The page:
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I am among the estimated 67 million visits to science centers in the US (pre-COVID). You probably are too if you read a blog! Most American adults are widely interested in science. In fact, most of our science learning happens in our adult lives through “informal” experiences, including visiting science museums, reading science news magazines and blogs, watching science shows, attending science festivals, participating in civic science and many others. (Any science experience that takes place outside of school—a “formal” setting—is considered an informal science experience. More on that later!)

If you’re like me, you probably thought that learning science only happened in school. It took me a while to realize that some of my hobbies, like nature journaling and taking my little nephew to the zoo, enrich my understanding of science and nature, inspire me to be more curious, and move me into a category , which I am proud to be a part of: lifelong learners!

The things we learn as lifelong learners are pretty amazing. Partly because of my interest in lifelong learning, I decided to pursue a career in exploring and improving non-formal science education. I now explore how experiences that are so compelling and fulfilling to me personally enrich discovery and learning for others. Remember the time you spent tinkering with equipment this weekend? Or the gardening blog you read to find out when to plant broccoli seeds? Or the NOVA show you watched recently? These impromptu experiences are what make up lifelong science learning.

Science near me

At first glance, the overlap between “scientific learning” and “things I choose to do in my free time” may not seem obvious. But there are so many opportunities to learn while participating in fun, interesting and rewarding activities – it’s just a matter of finding them and, of course, taking some time to engage. I can’t help with the latter, but to address the former, I’ve joined forces with others to create a new, free, open web resource called Science Near Me.

With support from the National Science Foundation, an interdisciplinary team of experts in science engagement, informal science education, web platform design, and instructional research came together to create Science Near Me is a web platform based and built by the citizen science organization SciStarter that serves as a science engagement buffet: We digitally connect databases and calendars from museums, festivals and many other partners, offering thousands of local and national opportunities. This makes it easier than ever to find the best science experiences for you based on your interests and location. At the same time, I (and others who research science education!) have a better understanding of how and where non-formal science education happens.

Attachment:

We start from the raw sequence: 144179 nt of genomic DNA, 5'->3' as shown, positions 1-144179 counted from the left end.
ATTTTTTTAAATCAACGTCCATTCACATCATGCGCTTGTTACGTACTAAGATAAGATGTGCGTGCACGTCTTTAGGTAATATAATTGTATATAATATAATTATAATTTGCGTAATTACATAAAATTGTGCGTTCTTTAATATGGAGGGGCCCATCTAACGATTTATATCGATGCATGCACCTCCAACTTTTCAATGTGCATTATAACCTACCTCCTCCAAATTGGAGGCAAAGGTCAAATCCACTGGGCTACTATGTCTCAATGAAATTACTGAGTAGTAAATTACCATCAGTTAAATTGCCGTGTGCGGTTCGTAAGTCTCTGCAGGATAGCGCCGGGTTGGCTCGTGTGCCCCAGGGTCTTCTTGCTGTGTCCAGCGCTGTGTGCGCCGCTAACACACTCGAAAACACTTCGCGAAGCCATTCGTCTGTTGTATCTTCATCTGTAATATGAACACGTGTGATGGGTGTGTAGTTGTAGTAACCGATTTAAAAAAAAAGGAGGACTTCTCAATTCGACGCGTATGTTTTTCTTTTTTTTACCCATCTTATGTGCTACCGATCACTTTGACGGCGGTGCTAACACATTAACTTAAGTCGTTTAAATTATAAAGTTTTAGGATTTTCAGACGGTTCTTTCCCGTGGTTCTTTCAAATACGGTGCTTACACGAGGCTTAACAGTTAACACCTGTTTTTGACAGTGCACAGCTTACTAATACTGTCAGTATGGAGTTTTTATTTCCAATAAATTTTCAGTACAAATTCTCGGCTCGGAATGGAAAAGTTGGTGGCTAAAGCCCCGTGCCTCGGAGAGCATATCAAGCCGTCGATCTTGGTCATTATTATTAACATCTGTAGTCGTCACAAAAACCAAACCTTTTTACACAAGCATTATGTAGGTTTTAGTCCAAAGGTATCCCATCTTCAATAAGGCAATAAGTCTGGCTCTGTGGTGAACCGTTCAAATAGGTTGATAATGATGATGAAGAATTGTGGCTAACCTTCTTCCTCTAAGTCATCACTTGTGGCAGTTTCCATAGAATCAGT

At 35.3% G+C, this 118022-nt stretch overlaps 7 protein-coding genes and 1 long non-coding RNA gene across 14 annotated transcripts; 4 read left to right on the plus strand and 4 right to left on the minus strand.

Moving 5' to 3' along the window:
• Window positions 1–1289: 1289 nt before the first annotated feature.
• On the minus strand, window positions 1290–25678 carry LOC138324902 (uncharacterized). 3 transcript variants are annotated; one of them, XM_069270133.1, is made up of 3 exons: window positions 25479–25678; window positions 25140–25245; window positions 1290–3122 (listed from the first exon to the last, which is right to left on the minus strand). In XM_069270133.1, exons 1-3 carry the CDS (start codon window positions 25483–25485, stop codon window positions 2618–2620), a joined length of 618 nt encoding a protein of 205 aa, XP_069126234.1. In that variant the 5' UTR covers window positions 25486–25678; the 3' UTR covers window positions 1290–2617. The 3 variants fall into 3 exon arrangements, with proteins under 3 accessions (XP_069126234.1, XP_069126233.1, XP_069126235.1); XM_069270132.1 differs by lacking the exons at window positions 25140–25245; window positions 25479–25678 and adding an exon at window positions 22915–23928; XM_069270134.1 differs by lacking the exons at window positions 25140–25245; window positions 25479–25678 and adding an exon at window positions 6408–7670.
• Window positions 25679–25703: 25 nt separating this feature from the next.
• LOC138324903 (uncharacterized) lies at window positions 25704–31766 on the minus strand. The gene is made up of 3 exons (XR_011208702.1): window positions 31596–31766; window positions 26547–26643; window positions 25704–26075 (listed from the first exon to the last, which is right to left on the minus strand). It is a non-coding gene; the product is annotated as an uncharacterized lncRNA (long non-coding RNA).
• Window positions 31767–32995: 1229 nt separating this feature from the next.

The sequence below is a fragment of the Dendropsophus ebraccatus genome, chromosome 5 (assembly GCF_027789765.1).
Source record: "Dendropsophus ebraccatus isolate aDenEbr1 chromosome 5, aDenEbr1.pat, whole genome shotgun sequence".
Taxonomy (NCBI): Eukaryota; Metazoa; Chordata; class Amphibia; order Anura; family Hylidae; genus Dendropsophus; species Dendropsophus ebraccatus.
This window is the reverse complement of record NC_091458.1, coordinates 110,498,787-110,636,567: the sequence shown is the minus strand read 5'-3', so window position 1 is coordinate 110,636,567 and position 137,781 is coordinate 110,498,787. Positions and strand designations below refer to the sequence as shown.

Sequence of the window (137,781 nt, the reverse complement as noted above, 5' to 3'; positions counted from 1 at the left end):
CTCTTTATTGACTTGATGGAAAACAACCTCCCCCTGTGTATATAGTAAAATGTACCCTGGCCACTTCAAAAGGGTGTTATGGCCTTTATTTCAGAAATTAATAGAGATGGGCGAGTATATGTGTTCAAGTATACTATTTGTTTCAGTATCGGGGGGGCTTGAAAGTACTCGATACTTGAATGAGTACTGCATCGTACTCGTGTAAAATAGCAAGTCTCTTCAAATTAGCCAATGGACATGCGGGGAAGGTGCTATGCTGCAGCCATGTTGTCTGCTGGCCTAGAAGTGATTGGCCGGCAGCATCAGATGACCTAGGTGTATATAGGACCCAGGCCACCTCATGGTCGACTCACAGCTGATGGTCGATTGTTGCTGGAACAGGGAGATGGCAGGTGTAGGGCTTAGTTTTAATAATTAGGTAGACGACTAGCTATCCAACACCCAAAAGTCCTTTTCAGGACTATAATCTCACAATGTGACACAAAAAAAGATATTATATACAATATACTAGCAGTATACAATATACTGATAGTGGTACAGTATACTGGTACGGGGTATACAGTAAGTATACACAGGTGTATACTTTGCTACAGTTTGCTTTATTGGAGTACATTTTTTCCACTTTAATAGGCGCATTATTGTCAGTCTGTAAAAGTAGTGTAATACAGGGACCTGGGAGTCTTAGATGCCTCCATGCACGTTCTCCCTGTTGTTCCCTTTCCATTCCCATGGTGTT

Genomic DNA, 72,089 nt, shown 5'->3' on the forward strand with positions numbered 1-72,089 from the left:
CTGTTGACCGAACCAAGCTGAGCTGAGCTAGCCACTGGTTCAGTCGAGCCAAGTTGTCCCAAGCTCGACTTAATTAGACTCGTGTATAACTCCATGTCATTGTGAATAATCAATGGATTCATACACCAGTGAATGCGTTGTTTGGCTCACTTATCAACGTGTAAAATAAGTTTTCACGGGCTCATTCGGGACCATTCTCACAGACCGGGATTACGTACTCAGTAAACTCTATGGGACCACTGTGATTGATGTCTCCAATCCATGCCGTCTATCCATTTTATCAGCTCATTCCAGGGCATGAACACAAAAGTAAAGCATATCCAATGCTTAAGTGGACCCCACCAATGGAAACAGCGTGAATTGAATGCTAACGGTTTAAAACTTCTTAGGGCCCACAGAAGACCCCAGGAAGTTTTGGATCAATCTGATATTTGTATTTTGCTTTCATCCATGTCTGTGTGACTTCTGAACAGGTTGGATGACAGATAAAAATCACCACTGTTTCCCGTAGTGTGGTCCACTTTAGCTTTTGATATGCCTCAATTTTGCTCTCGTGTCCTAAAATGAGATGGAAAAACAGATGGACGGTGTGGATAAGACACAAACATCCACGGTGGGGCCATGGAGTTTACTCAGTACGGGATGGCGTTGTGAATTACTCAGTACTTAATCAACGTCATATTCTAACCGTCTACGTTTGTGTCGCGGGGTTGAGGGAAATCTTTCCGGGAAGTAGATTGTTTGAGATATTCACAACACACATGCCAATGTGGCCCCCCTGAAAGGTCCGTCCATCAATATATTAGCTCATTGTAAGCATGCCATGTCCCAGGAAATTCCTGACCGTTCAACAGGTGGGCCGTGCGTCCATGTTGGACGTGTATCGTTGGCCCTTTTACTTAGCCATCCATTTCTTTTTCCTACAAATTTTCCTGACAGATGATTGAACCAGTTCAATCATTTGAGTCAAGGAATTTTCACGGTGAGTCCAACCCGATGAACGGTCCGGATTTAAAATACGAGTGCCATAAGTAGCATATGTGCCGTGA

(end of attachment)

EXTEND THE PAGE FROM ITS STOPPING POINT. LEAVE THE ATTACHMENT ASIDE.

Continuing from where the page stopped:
Learning to learn

Researchers like me like to categorize things. We call the learning that happens in school “formal learning” because it is highly structured and largely optional. Learning that happens outside of school is called ‘informal’ or ‘free choice’ learning because it tends to be flexible and voluntary, often done because people like it and have fun doing it.

Informal learners may take up a learning hobby on purpose, such as being trained as citizen scientist. Or learning can be more spontaneous and independent, like checking out a new exhibit at the local science center [link to Exhibit search] or looking through a telescope at a star party.

Science education researchers, like my colleagues and I, are scholars who focus our attention on how people learn. While a fisheries scientist might study how salmon find their way back to their spawning grounds, I could study how a fisheries scientist found his way to becoming a salmon expert! Science education researchers want to understand how and in what ways people learn about science—both formally and informally—throughout their lives. We are also curious about why some people engage in science in informal ways while others do not, and what benefits go beyond the acquisition of knowledge.

For example, in one study we had zoo and aquarium visitors wear GoPro cameras during their visit to understand how people relate the experience to their own lives and what they take away with them. In another study, we investigate how authenticity affects science learning. For example, can I learn as much about space rocks by holding a plaster replica of a meteorite compared to a real part of a meteorite that fell from space?